The Student News Site of St. Joseph's University

The Hawk News

The Student News Site of St. Joseph's University

The Hawk News

The Student News Site of St. Joseph's University

The Hawk News

'A voice for the voiceless'
Kiley O’Brien ’25, Assistant Features Editor • July 18, 2024
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Lilli Dellheim '25 M.A., Special to the Hawk • July 13, 2024

Field hockey and women’s teams deserve more recognition

Since 2017, the St. Joe’s field hockey team has not missed an NCAA Division I Championship. PHOTO: MITCHELL SHIELDS ’22/THE HAWK

St. Joe’s not just a basketball school

For as far back as most fans can remember, St. Joe’s has been touted as a “basketball school.” A university filled with tradition, pride and a deep seated history in the basketball-centric city of Philadelphia. Throughout the years, both the St. Joe’s men’s and women’s basketball teams saw Atlantic 10 (A-10) championship titles, NCAA Division I tournament runs, conference crowns and a plethora of professional talent from forward/guard Cliff Anderson ’67 to guard Natasha Cloud ’15. 

Amid the major successes the St. Joe’s basketball programs saw in their history, it’s easy to notice the downward trend that both the men’s and women’s teams experienced in the past few seasons. The men’s team hasn’t posted a winning regular season record since the 2015-16 season. The women’s team has also struggled to make their way above .500 in the regular season for the past three years, with their last winning season in 2017-18.

However, there is a team on St. Joe’s campus that has earned a winning percentage of .500 or above for every season they’ve participated in since 2014, and they aren’t getting the recognition they deserve for it. They consistently win A-10 Championships, earn national acclaim and fight for NCAA tournament bids. While the basketball teams at this “basketball school” continually disappoint, the St. Joe’s field hockey team overachieves.

Since 2017, the field hockey team has not missed an NCAA Division I Field Hockey Championship as a representative of the A-10, not including their 2020 campaign for a four-peat which was cut short due to the coronavirus pandemic.

From 2016-19, the field hockey team has produced four different All-Americans student athletes throughout the first, second and third tiers, more than any other team at St. Joe’s in that time frame. From there, they’ve only continued to bolster their roster, bringing in notable recruits and coaches such as freshman forward Manu Ghigliotti, who spent time with Argentina’s U-21 national field hockey team, and assistant coach Alyssa Parker, who is a member of the U.S. national field hockey team. 

Led by a group of veteran seniors such as midfielder Cassidy Atchinson, back Nicholl Fenton and forward Sara Hayes, and featuring a mixture of exciting prospects such as two-time Bucks County Courier Times Player of the Year freshman forward Katelyn Cocco, the field hockey team has topped the 2020-21 A-10 preseason poll.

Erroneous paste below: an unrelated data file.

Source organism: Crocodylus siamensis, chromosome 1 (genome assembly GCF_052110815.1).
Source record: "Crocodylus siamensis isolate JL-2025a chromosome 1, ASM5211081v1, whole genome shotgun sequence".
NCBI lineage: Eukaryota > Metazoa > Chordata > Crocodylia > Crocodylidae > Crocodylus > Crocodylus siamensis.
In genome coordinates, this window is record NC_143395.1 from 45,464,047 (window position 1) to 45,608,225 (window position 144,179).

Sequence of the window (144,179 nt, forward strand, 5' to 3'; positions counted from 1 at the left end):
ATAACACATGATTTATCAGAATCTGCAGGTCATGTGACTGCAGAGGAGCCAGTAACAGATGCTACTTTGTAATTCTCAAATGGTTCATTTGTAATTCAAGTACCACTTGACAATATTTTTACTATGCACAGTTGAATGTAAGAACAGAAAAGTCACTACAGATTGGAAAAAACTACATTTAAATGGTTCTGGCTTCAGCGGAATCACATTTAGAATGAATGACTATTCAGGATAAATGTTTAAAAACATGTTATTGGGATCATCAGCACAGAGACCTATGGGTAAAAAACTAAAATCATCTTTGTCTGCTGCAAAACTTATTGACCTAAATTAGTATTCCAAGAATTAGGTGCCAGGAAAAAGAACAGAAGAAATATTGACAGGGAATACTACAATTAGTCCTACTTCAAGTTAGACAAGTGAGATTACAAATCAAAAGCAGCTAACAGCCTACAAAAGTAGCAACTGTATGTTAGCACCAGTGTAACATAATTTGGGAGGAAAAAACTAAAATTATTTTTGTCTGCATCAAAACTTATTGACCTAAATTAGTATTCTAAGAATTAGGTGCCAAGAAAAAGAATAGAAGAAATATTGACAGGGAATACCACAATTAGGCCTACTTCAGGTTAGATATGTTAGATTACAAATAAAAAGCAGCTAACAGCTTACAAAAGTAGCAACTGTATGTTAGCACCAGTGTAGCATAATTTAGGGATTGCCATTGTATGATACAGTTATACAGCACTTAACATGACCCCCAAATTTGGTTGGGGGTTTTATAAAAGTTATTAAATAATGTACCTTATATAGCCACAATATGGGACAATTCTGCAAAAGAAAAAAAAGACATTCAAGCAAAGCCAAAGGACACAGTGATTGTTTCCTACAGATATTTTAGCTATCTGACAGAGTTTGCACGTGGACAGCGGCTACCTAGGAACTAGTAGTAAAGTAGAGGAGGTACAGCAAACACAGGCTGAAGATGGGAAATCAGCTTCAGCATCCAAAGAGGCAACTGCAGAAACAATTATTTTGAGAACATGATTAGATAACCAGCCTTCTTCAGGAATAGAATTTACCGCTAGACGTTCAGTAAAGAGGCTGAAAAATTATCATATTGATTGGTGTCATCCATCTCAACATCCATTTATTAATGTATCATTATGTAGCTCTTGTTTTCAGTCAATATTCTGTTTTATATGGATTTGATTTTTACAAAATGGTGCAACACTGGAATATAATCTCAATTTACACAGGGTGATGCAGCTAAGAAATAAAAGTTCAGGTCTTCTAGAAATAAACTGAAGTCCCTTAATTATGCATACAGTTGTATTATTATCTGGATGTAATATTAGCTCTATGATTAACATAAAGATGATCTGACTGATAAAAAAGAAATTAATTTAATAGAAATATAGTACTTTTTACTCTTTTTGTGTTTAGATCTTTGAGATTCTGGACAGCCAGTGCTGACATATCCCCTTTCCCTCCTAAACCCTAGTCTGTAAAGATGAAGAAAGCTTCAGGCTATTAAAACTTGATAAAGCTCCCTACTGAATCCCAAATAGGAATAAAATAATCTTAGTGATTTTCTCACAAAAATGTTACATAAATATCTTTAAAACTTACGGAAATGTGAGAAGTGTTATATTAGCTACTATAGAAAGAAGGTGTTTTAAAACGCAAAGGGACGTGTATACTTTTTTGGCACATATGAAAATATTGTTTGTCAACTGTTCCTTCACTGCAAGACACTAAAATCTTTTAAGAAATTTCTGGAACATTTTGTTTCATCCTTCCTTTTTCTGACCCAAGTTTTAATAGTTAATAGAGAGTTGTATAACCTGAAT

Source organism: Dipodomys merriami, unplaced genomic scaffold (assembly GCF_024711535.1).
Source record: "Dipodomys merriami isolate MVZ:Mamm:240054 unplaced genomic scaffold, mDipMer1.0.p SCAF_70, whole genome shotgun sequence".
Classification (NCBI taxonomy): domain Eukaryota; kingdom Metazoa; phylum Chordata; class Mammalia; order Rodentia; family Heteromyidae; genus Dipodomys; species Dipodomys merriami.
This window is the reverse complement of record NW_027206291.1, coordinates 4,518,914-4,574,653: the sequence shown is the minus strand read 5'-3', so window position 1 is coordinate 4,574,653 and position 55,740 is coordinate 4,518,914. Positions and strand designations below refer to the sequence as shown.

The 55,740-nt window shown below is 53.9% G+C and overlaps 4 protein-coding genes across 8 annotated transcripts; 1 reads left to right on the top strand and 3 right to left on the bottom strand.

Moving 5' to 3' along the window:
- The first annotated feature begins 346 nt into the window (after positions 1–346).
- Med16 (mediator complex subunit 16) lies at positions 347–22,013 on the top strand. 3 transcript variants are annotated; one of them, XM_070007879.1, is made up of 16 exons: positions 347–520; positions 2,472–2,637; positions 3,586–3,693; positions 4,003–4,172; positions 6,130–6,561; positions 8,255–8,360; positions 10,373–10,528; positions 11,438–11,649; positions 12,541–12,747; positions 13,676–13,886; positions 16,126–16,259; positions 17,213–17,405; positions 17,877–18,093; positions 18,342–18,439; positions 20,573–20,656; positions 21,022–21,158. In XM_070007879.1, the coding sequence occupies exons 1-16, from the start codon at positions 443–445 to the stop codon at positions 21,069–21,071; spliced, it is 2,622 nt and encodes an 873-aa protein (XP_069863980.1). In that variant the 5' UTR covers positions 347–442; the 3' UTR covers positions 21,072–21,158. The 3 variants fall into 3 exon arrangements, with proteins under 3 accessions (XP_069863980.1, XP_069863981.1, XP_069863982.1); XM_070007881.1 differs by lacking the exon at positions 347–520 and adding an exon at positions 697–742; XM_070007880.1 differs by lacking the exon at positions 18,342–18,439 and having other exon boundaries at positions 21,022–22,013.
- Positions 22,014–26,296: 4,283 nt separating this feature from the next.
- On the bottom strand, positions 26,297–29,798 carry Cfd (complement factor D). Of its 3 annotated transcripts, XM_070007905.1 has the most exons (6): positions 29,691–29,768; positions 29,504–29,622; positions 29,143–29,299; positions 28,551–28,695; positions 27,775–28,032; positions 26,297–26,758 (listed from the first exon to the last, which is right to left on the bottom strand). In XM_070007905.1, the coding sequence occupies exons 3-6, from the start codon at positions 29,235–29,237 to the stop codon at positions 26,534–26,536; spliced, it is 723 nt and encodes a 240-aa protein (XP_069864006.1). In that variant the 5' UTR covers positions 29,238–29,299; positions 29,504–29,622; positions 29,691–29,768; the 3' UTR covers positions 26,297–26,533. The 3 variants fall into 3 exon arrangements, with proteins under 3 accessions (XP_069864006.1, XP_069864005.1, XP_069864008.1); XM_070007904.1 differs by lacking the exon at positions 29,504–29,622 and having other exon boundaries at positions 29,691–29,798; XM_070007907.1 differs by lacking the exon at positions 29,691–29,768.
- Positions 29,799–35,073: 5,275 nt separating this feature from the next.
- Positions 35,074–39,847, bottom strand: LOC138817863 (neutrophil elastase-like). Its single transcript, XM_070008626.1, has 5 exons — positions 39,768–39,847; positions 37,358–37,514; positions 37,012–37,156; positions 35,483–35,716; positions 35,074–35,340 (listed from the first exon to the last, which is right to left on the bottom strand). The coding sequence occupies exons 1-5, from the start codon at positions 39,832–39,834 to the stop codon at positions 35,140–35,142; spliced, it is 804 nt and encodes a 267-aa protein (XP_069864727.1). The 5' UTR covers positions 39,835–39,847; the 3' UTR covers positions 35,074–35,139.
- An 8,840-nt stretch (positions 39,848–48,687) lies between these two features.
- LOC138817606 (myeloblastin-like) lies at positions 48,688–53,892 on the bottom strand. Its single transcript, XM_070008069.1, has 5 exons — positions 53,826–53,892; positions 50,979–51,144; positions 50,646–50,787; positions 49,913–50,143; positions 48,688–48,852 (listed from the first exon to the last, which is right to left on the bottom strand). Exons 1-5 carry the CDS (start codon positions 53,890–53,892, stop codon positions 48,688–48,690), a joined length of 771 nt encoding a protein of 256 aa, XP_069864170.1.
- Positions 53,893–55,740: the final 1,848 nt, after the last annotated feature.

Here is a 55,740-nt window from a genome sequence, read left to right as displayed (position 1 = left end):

And while their season did not start exactly how they envisioned, with their first two matches of the season either canceled or postponed, A-10 success is no doubt where the bar is set. This season comes off the back of three successive NCAA tournament appearances, while also topping the A-10 preseason poll for the third time since 2018.

While many Hawk fans would argue based on the history of our basketball programs that St. Joe’s is a “basketball school,” the recent consistent success of our university’s field hockey team would beg to differ.

This is a program that is consistently prominent on the national collegiate field hockey scene, a program which improves season after season under four-time A-10 Coach of the Year Lynn Farquhar, becoming the most successful team on campus for the last 10 years. 

For all the matchups, trophies and accolades that both the field hockey team and its individual student athletes have gathered for this university, they deserve more recognition and support than they receive from the St. Joe’s community. 

While field hockey at the collegiate level is primarily a women’s sport with no Division I athletic programs fielding men’s field hockey team, I wonder if St. Joe’s field hockey would be more popular if it was a men’s program.

We often see this with the basketball teams. While both the men’s and women’s programs have struggled in recent memory, the women’s last national tournament appearance came in 2018 when they qualified for the Women’s National Invitational Tournament, while the men haven’t been to a national tournament since 2016.

As a university, we need to do a better job of celebrating our women’s athletic programs and their many accomplishments moving forward.

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